The above-mentioned and other features and advantages of this invention, and the manner of attaining them, will become more apparent and the invention will be better understood by reference to the following description of embodiments of the invention, taken in conjunction with the accompanying drawings, wherein:
FIG. 1 is a top plan view of a nozzle plate for a printhead of the present invention;
FIG. 2 is a side elevational view of the nozzle plate and underlying layers in the printer head shown in FIG. 1;
FIG. 3 is a plan view of the printhead structure shown in FIGS. 1 and 2, but showing the printhead with the nozzle plate layer removed, the figure being taken along line 3—3 of FIG. 2;
FIG. 4 is a plan view of a photoresist photomask used in creating the layer shown in FIG. 3;
FIG. 5 is a plan view similar to that shown in FIG. 3, but illustrating the appearance at one stage of the manufacturing process;
FIG. 6 is a plan view of a heater chip, with an ink via having been formed therein during an early stage of a second embodiment of the manufacturing process according to the present invention;
FIG. 7 is a cross-sectional view of the heater chip shown in FIG. 6, taken along line 7—7 of FIG. 6, but at a later step in the manufacturing process;
FIG. 8 is a top plan view of a photomask applied to an alternate photoresist layer for the heater chip shown in FIG. 7;
FIG. 9 is a top plan view similar to that shown in FIG. 8, after a further manufacturing step, and with the photomask having been removed;
FIG. 10 is a top plan view, similar to FIG. 3, but illustrating a modified first photoresist layer in accordance with the present invention;
FIG. 11 is a top plan view of another modified first photoresist layer in accordance with the present invention;
FIG. 12 is a top plan view of yet another first photoresist layer in accordance with the present invention;
FIG. 13 is a top plan view of still another first photoresist layer in accordance with the present invention; and
FIG. 14 is a plan view of a photomask used for making the nozzle plate shown in FIG. 1.
Corresponding reference characters indicate corresponding parts throughout the several views. The exemplifications set out herein illustrate one preferred embodiment of the invention, in one form, and such exemplifications are not to be construed as limiting the scope of the invention in any manner.
Referring now to the drawings, and particularly to FIG. 1, there is shown a printhead structure 20 of the present invention, suitable for use in an ink jet printer. As seen in the side elevational view of FIG. 2, printhead structure 20 includes a semiconductor substrate 22, and first and second layers 24 and 26, respectively, of imageable material such as, for example, photoresist. Second layer 26 is provided with a plurality of nozzles 28 (FIG. 1) therein.
Substrate 22 is an Integrated Circuit (IC) chip, commonly known in the industry, and includes electrical components such as resistors and active circuits forming heating elements, not shown, connected to circuitry, also not shown, for the operation thereof. The IC chip may include, instead of heating elements for heating ink, one or more piezo elements oscillated to transfer energy to small quantities of ink in order to generate the necessary jetting pressure required to induce the ejection of ink droplets from nozzles 28. The operation of a printhead, as thus far described, is known to those skilled in the art, and will not be described in greater detail herein.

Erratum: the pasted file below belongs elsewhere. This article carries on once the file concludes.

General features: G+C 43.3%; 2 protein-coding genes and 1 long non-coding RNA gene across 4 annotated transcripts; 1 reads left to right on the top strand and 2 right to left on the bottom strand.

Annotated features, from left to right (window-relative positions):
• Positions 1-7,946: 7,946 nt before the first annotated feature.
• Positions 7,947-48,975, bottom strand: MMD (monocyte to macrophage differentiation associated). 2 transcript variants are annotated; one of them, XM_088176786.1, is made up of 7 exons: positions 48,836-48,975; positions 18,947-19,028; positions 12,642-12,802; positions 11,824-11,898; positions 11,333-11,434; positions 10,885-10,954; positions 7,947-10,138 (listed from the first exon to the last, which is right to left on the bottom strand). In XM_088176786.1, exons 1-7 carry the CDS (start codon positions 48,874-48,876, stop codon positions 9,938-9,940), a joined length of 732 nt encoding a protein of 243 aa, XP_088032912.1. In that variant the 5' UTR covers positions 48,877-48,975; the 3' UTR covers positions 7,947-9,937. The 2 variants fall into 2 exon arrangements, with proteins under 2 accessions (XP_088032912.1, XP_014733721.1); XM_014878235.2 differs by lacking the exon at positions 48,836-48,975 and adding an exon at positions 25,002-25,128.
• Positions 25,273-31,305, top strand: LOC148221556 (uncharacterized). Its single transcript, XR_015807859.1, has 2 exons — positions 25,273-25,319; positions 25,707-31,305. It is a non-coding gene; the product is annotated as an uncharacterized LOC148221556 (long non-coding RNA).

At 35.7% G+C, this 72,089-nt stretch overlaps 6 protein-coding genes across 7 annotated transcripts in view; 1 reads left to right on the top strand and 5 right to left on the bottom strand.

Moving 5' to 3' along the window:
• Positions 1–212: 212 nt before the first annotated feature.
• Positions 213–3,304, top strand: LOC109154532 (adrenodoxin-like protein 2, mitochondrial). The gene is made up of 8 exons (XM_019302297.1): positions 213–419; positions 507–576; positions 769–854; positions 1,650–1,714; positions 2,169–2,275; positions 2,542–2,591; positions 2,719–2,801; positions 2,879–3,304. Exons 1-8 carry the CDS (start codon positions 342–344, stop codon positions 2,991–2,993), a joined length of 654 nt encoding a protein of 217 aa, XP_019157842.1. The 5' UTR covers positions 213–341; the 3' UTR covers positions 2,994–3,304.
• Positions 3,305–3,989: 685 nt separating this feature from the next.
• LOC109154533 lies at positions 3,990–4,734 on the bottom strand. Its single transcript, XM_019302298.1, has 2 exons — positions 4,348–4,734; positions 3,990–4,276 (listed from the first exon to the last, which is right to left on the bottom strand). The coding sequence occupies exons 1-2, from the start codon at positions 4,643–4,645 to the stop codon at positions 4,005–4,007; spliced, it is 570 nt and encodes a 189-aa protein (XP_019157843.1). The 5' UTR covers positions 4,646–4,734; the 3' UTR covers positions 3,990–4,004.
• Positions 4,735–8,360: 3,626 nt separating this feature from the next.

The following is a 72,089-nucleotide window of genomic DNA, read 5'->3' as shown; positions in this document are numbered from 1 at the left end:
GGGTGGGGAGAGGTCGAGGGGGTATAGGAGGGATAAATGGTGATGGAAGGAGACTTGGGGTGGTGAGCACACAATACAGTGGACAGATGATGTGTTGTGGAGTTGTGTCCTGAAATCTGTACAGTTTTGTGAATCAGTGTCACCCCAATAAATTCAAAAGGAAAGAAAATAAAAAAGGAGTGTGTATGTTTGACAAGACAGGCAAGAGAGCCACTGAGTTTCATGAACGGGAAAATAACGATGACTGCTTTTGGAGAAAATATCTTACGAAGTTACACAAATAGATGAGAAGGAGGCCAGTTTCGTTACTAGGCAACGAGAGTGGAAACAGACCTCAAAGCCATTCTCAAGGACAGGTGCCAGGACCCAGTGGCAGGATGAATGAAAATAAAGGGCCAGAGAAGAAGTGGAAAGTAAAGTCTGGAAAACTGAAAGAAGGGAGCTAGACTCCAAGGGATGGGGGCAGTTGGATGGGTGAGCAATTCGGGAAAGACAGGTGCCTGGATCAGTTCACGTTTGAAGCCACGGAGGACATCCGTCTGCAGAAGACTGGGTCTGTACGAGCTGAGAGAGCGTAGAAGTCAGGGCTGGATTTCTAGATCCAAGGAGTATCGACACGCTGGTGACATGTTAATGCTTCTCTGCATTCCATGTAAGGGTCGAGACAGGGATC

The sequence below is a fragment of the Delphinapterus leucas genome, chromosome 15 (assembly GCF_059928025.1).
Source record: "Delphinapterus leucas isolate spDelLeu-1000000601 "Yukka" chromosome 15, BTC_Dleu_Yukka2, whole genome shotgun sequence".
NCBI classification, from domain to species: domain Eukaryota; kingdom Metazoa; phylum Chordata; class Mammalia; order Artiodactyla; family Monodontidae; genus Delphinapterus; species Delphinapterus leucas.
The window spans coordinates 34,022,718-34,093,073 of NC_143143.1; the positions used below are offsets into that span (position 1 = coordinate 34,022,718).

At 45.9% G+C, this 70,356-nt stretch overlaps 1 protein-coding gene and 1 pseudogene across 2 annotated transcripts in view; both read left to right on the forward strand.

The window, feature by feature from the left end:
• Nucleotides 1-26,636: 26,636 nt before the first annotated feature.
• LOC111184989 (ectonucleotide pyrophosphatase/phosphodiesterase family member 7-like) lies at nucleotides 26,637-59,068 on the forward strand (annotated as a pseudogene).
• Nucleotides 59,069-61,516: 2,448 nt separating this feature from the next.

The IC chip substrate is commonly silicon, and may be manufactured by any of the known methods, which will not be described in further detail herein. Referring now to FIG. 3, which is essentially a view of printhead 20 having second layer 26 removed to reveal a plan view of first layer 24, substrate 22 includes one or more ink via 30, visible in FIG. 3 through openings in first layer 24. Ink via 30 extends through substrate 22 to allow the passing of ink from an ink reservoir, not shown, behind the chip into one or more ink passage area 32 and firing chamber 34 defined by first layer 24. The one or more ink passage area 32 and firing chambers 34 are provided as voids or openings in first layer 24, created therein in a manner and by a process to be described subsequently herein. Surfaces 22 a and 26 a of substrate 22 and second layer 26, respectively, sandwich first layer 24 therebetween.
The manufacturing method for printhead structure 20 shown in FIGS. 1-3 will now be explained with reference to FIG. 4, and subsequent figures. FIG. 4 illustrates an early step in the manufacturing process. Substrate 22 is not visible, having been covered by a first layer of imageable material. As illustrated in FIG. 4, the as yet unprocessed, but applied imageable material layer is indicated by numeral 40, and is presumed to be a photoresist material, although other imageable materials also may be used. Numeral 40 shall be used to designate unprocessed imageable material throughout the various drawings. A photomask 42 is shown applied over the unprocessed layer 40. As seen in FIG. 4, photomask 42 also includes four openings 44 therein, through which the underlying unprocessed layer 40 is exposed. It should be understood that photomask 42 may not have “openings” in the common sense of the word, but may, instead, have opaque and transparent regions. In the use of photoresist materials, a light source is used to establish differing physical properties between the exposed and unexposed areas of photoresist material. Therefore, transparent areas can be used rather than actual openings in photomask 42. The opaque area of photomask 42 has been designated with the numeral 46 in FIG. 4, and is indicated with cross-hatching. An area 48 outwardly of opaque area 46 is translucent.